NASA shows off capabilities of Ingenuity Mars Helicopter
When you subscribe we will use the information you provide to send you these newsletters.Sometimes they’ll include recommendations for other related newsletters or services we offer.Our Privacy Notice explains more about how we use your data, and your rights.You can unsubscribe at any time.
Beijing has been involved in a string of quarrels over the separate sovereign nation before, with NASA receiving the latest blast of outrage. The US space agency allows website users to sign up to a scheme that sends their name to Mars on the next available flight, with Taiwan appearing as a separate country on a drop-down box of locations.
Zhu Fenglian, a spokeswoman for Beijing’s Taiwan Affairs Office, said the space agency needs to “correct its mistake as soon as possible.
“We hold a clear and firm attitude that the island of Taiwan is part of China.
“It [NASA] has severely violated the one-China principle and the provisions of the three China-US joint communiqués.”
This refers to a jointly signed agreement between the US and China that acknowledges the Chinese position on Taiwan.
She added: “It is not only against the international consensus on the one-China principle, but also hurts Chinese people’s feelings.”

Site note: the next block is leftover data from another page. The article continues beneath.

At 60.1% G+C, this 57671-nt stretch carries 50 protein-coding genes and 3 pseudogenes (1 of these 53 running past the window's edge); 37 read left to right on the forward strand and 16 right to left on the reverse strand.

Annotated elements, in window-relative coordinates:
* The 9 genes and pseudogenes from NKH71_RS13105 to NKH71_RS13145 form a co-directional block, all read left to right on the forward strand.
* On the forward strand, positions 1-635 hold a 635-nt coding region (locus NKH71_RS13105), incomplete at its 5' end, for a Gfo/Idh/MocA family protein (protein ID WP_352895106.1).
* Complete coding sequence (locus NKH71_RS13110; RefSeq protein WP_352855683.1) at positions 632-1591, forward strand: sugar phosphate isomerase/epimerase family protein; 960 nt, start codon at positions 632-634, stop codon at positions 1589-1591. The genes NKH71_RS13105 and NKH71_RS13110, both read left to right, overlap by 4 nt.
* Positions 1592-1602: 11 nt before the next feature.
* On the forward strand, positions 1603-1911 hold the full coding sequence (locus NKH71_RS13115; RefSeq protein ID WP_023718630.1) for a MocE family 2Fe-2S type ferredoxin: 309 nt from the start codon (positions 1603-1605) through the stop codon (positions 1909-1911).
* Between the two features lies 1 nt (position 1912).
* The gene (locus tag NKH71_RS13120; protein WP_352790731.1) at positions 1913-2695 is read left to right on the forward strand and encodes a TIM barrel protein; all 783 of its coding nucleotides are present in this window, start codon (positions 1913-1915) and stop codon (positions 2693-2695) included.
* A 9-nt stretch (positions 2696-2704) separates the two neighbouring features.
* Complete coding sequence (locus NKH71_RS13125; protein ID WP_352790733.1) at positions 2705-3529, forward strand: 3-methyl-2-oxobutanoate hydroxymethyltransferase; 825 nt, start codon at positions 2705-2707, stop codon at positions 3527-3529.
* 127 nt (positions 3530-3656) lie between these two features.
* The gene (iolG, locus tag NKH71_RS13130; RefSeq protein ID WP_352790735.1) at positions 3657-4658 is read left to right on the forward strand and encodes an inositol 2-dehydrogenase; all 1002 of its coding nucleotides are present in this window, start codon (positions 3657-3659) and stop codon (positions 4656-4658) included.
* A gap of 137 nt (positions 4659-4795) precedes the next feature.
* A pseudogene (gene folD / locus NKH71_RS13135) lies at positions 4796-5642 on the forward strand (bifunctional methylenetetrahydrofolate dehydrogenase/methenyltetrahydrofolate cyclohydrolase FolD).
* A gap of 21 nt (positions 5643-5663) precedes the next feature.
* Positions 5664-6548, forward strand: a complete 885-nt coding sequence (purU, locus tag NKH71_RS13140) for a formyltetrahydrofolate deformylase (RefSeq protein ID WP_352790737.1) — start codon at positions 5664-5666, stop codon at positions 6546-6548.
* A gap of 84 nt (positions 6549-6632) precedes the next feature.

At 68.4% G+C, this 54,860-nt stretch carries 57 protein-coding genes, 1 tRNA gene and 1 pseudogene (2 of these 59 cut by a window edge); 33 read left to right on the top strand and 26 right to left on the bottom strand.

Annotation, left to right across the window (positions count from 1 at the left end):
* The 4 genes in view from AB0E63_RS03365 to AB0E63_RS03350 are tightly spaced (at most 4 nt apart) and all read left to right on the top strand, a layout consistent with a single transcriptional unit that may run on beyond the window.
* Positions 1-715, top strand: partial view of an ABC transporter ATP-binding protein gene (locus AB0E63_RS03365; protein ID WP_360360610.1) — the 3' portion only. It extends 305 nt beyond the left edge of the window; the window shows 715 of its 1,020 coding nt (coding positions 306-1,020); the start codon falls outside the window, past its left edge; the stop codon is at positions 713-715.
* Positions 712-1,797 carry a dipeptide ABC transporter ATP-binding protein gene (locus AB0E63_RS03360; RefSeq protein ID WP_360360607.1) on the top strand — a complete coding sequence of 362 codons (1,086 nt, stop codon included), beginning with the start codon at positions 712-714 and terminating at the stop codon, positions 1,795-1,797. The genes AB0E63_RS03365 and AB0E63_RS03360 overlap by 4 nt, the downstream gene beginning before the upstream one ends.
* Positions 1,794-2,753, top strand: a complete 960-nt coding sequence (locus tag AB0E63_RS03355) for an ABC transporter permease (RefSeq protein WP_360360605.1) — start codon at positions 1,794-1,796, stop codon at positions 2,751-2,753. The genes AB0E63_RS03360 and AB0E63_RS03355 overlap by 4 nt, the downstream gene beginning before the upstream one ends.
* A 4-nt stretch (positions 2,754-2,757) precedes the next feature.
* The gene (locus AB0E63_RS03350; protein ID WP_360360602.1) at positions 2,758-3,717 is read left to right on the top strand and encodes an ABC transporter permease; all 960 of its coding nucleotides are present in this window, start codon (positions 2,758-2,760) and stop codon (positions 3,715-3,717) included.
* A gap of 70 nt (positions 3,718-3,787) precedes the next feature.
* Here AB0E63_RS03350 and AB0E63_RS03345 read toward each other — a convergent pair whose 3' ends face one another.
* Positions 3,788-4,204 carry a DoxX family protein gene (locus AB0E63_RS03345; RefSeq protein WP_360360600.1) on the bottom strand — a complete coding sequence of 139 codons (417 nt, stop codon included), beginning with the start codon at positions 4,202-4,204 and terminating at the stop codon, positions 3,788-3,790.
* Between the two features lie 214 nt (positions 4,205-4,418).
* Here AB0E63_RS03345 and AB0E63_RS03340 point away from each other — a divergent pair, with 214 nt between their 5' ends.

Ms Zhu further urged NASA to abide by the One-China principle.
Chinese state-run, Global Times, reported that Chinese citizens who were once signed up to the scheme have now withdrawn from the activity.
A commentary published by people.cn on Monday, claimed the incident was “unforgivable.”
They said: “Whether it is to list Taiwan as a ‘country’ or to support ‘Taiwan independence’ to split openly or implicitly, it is a crazy and irrational move, and will pay a heavy price.”
Currently, more than 18 million people have registered for the online activity and it is not known how long Taiwan has been declared a country on the website.
Foreign companies often contend with the Chinese government over political issues, as just last week, clothing giant H&M was targeted by a boycott over an undated statement on their website stating that it wouldn’t use cotton produced from China’s Xinjiang region.
Similarly in 2018, pressure from the Chinese government caused US airlines to stop referring to Taiwan as a country.
Life on Mars planned as studio designs first city on the Red Planet [REVEAL]
Time travel SHOCK: Does this 1917 photo prove time travel is possible? [INSIGHT]
Liz Truss urges world leaders to ‘get tough’ on China [SPOTLIGHT]
The same year, the Chinese government blocked the Marriott International Inc website because they also referred to Taiwan as a country in a customer survey.
Source: Read Full Article